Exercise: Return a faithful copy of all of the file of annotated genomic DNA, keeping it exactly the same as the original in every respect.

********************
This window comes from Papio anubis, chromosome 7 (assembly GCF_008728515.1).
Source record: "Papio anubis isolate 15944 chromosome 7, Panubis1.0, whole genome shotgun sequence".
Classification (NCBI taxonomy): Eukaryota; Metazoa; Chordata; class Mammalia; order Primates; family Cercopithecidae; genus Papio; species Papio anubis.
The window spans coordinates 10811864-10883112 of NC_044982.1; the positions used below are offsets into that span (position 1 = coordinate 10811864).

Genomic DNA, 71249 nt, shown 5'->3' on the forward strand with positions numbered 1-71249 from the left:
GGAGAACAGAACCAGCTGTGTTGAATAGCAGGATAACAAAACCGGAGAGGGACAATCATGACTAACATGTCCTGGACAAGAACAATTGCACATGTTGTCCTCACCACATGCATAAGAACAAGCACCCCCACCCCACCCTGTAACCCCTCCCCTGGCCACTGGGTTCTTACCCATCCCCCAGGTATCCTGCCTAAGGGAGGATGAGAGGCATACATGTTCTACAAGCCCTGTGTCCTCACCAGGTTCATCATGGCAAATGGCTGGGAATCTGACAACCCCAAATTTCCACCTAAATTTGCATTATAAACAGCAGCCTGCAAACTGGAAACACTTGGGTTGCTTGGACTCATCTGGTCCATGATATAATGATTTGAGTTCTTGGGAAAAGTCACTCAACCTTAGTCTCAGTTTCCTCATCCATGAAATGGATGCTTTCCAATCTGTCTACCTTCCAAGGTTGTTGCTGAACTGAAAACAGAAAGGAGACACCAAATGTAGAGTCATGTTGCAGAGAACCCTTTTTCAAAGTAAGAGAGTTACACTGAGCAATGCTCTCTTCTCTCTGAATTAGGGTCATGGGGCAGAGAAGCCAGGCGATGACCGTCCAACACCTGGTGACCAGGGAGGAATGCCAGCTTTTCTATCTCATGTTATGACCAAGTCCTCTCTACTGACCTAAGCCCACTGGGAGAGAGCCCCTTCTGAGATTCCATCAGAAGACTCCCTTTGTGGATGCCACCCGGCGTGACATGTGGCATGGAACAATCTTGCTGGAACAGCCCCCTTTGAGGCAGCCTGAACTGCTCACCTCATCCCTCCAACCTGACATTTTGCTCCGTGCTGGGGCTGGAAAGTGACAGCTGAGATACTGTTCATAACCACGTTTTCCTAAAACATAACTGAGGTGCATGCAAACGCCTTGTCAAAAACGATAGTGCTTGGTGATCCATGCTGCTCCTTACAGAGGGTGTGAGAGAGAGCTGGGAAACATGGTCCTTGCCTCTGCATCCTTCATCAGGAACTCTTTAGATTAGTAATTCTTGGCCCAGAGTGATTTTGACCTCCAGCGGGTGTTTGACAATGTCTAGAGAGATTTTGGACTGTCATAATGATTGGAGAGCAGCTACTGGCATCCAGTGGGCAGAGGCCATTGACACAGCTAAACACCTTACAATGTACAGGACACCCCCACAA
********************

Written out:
This window comes from Papio anubis, chromosome 7 (assembly GCF_008728515.1).
Source record: "Papio anubis isolate 15944 chromosome 7, Panubis1.0, whole genome shotgun sequence".
Classification (NCBI taxonomy): Eukaryota; Metazoa; Chordata; class Mammalia; order Primates; family Cercopithecidae; genus Papio; species Papio anubis.
The window spans coordinates 10811864-10883112 of NC_044982.1; the positions used below are offsets into that span (position 1 = coordinate 10811864).

Genomic DNA, 71249 nt, shown 5'->3' on the forward strand with positions numbered 1-71249 from the left:
GGAGAACAGAACCAGCTGTGTTGAATAGCAGGATAACAAAACCGGAGAGGGACAATCATGACTAACATGTCCTGGACAAGAACAATTGCACATGTTGTCCTCACCACATGCATAAGAACAAGCACCCCCACCCCACCCTGTAACCCCTCCCCTGGCCACTGGGTTCTTACCCATCCCCCAGGTATCCTGCCTAAGGGAGGATGAGAGGCATACATGTTCTACAAGCCCTGTGTCCTCACCAGGTTCATCATGGCAAATGGCTGGGAATCTGACAACCCCAAATTTCCACCTAAATTTGCATTATAAACAGCAGCCTGCAAACTGGAAACACTTGGGTTGCTTGGACTCATCTGGTCCATGATATAATGATTTGAGTTCTTGGGAAAAGTCACTCAACCTTAGTCTCAGTTTCCTCATCCATGAAATGGATGCTTTCCAATCTGTCTACCTTCCAAGGTTGTTGCTGAACTGAAAACAGAAAGGAGACACCAAATGTAGAGTCATGTTGCAGAGAACCCTTTTTCAAAGTAAGAGAGTTACACTGAGCAATGCTCTCTTCTCTCTGAATTAGGGTCATGGGGCAGAGAAGCCAGGCGATGACCGTCCAACACCTGGTGACCAGGGAGGAATGCCAGCTTTTCTATCTCATGTTATGACCAAGTCCTCTCTACTGACCTAAGCCCACTGGGAGAGAGCCCCTTCTGAGATTCCATCAGAAGACTCCCTTTGTGGATGCCACCCGGCGTGACATGTGGCATGGAACAATCTTGCTGGAACAGCCCCCTTTGAGGCAGCCTGAACTGCTCACCTCATCCCTCCAACCTGACATTTTGCTCCGTGCTGGGGCTGGAAAGTGACAGCTGAGATACTGTTCATAACCACGTTTTCCTAAAACATAACTGAGGTGCATGCAAACGCCTTGTCAAAAACGATAGTGCTTGGTGATCCATGCTGCTCCTTACAGAGGGTGTGAGAGAGAGCTGGGAAACATGGTCCTTGCCTCTGCATCCTTCATCAGGAACTCTTTAGATTAGTAATTCTTGGCCCAGAGTGATTTTGACCTCCAGCGGGTGTTTGACAATGTCTAGAGAGATTTTGGACTGTCATAATGATTGGAGAGCAGCTACTGGCATCCAGTGGGCAGAGGCCATTGACACAGCTAAACACCTTACAATGTACAGGACACCCCCACAA